Pet Lizards

How to Take Care of A Chinese Water Dragon

Chinese Water Dragon

The Chinese Water Dragon, also known as Asian Water Dragon, Thai Water Dragon, Green Water Dragon, and Physignathus cocincinus, is an agamid lizard endemic to mainland Southeast Asia and China. This exotic reptile resembles a small iguana and has specific care needs, which is why they require care from intermediate to expert hobbyists.

If you want to find out more about the Chinese Water Dragon, make sure to read further!

History

Chinese Water Dragons originate from mainland Southeast Asia, particularly in Thailand, Vietnam, southern China, and Cambodia. Majority of the Chinese Water Dragons that are being sold are wild-caught individuals that were exported to the United States to be taken care of as pets. Wild-caught Chinese Water Dragons are usually unhealthy, plagued with intestinal parasites, and may need anti-parasitic treatments to become healthy again. They typically have open wounds and scars on their faces. A small number of captive-born water dragons are also available from professional reptile breeders. They are more expensive than wild-caught because they are healthier.

Characteristics of a Chinese Water Dragon

Average life span: 10 to 15 years

Average length: 2 to 3 feet

An adult Chinese Water Dragon has a dark or light mint green body. Its lower body is generally very light yellow or white with vertical stripes that exist along the sides of its body. These stripes are either mint green, aqua, pale green, or turquoise in color. Its throat can be vibrant, ranging from colors pale yellow, peach, orange, fuchsia, bright pink, and dark purple. It possesses a long tail with green and brown bands. An adult male Chinese Water Dragon has a larger head than a female, and they develop larger crests at the back of its neck and head.

Meanwhile, a juvenile Chinese Water Dragon has brownish-green upper surfaces and pale green to white lower abdominal areas. Subtle, light-colored stripes are present on the sides of its body.

When it comes to behavior and temperament, Chinese Water Dragons are one of the friendliest reptiles. They enjoy being handled. In fact, they need to be regularly handled to keep them calm and less aggressive. If threatened, it may bite or whip its tail. As social reptiles, they are active in their environment. They tend to enjoy captivity with a pair or in a group.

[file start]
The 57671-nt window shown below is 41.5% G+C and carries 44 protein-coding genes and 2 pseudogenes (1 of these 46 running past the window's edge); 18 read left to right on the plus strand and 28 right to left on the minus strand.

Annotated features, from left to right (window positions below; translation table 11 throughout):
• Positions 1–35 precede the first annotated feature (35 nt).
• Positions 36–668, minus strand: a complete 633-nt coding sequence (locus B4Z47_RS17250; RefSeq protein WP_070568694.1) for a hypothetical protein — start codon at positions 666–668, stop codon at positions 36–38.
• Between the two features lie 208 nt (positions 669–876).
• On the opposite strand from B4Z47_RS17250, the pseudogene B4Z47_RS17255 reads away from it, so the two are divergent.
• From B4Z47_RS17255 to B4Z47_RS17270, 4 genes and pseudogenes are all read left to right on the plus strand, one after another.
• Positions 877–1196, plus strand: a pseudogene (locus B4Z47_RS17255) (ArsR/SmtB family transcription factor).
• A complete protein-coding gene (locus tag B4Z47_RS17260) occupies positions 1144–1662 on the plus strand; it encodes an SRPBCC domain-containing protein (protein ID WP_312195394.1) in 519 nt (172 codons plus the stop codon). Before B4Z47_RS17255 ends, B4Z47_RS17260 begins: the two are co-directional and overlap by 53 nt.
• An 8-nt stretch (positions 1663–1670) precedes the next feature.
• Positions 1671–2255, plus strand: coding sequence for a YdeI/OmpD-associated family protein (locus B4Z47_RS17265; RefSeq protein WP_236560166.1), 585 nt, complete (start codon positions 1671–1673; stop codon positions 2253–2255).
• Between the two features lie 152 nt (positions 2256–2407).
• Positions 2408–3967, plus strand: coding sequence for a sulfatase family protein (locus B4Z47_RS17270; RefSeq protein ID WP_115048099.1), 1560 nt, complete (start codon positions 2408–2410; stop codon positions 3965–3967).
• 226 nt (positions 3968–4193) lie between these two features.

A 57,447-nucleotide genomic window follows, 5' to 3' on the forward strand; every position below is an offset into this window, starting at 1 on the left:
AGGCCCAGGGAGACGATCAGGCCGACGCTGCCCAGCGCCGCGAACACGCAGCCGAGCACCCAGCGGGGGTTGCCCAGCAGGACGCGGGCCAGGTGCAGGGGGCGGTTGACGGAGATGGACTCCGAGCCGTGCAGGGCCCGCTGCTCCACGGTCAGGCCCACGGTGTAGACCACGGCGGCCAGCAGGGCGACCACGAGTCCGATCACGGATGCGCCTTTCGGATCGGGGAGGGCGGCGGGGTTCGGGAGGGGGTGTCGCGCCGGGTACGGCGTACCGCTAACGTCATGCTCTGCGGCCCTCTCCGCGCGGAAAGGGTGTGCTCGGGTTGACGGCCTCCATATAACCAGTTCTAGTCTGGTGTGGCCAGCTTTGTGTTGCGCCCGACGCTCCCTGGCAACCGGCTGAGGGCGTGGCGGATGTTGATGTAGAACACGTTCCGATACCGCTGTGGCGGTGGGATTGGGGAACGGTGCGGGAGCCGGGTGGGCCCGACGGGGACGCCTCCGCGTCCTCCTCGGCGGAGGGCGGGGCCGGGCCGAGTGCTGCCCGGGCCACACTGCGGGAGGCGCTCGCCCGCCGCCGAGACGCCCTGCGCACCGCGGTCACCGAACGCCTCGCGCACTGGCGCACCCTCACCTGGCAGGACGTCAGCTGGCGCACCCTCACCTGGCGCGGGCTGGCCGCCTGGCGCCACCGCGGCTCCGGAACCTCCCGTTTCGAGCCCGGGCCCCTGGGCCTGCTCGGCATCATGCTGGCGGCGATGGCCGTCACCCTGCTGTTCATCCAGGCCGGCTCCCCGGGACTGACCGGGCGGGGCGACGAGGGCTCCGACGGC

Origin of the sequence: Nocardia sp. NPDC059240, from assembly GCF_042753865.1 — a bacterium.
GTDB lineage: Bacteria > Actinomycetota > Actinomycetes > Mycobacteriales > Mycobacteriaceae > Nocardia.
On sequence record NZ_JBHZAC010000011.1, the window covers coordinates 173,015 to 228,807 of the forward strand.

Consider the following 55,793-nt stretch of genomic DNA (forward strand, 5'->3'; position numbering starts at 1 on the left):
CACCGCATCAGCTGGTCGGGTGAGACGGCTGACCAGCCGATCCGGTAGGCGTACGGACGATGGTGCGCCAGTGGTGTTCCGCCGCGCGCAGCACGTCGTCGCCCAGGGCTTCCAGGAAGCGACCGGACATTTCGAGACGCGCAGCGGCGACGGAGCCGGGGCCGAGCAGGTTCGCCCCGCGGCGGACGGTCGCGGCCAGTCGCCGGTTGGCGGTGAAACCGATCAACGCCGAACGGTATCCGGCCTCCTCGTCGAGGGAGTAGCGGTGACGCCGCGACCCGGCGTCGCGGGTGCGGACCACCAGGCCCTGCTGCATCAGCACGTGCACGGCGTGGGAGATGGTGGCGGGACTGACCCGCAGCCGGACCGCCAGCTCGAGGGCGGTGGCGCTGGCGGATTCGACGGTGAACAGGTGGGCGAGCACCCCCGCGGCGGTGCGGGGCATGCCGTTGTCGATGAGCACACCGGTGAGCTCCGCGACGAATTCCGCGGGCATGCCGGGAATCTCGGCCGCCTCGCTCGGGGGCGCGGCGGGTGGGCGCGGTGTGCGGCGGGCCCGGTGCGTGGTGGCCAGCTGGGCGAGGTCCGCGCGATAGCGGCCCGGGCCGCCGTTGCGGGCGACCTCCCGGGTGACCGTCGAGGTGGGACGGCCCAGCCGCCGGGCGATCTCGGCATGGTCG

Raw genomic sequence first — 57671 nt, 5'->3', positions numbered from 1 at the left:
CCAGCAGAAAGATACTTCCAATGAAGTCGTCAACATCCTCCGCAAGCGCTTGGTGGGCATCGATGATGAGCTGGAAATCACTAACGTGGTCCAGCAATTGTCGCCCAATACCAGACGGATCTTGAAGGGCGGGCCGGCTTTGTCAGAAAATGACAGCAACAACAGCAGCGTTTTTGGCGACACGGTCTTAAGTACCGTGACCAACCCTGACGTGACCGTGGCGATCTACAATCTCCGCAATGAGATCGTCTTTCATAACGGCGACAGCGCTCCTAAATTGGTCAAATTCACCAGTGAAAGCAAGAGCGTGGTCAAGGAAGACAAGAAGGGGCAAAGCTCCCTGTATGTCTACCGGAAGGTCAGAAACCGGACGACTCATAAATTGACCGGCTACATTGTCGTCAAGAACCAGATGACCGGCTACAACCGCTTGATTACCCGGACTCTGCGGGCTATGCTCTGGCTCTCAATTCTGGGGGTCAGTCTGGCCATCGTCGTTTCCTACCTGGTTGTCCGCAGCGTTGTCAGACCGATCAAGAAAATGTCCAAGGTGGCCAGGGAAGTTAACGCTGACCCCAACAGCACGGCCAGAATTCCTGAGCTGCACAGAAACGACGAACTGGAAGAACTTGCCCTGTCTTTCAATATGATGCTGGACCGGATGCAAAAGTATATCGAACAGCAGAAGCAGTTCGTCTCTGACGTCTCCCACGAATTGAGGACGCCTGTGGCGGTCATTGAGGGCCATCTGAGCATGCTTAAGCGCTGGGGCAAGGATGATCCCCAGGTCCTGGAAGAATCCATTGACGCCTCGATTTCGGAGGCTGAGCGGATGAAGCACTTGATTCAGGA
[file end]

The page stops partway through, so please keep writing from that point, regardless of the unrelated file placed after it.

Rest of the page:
Caring for a Chinese Water Dragon

Chinese Water Dragons are arboreal lizards, meaning they love to climb on branches, rocks, and trees. One or more adult lizards require an enclosure that measures 6 feet tall, 3 to 4 deep, and 4 to 6 feet long. It’s essential to remember that Chinese Water Dragons have a hard time understanding the concept of glass, which is why you will often see your pet/s rubbing their snouts on the enclosure’s glass walls. To avoid damaging their noses and jaws, a better alternative is to find a large screen enclosure. You can also tape a visual barrier (cardboard or paper) around the enclosure’s bottom.

When it comes to choosing the best substrate, find something that can increase cage humidity. Cypress mulch is a great choice, as it allows the Chinese Water Dragon to dig and increase the environment’s humidity. Sphagnum moss works well, too. Steer clear of substrates with coconut husk as this can cause eye irritation and infections. Your pet would require a water bowl filled with clean water. Make sure it is large and deep enough so your pet can submerge at least half its height.

Ambient daylight temperatures should be between 84 and 88 degrees Fahrenheit, with a basking spot that reaches 90 degrees Fahrenheit. At night, set up the temperature between 75 and 80 degrees Fahrenheit. There should be a temperature gradient—you can achieve this by providing basking light, under tank heat pads, ceramic heat element, and heat tape. You can also provide UVA/UVB light bulb to provide vitamin D to keep the lizard’s bones healthy.

Your Chinese Water Dragon/s will require mealworms, dragon crickets, earthworms, waxworms, butter worms, locusts, and small feeder fish. Adults can be supplied with pinkie mice and kingworms occasionally. Remember that all insect prey should be gut loaded. Finely chopped fruits and vegetables such as green beans, carrots, orange squash mangoes, strawberries, papaya, and sweet potatoes can be provided occasionally. Fruits should be given in small quantities than vegetables.

 

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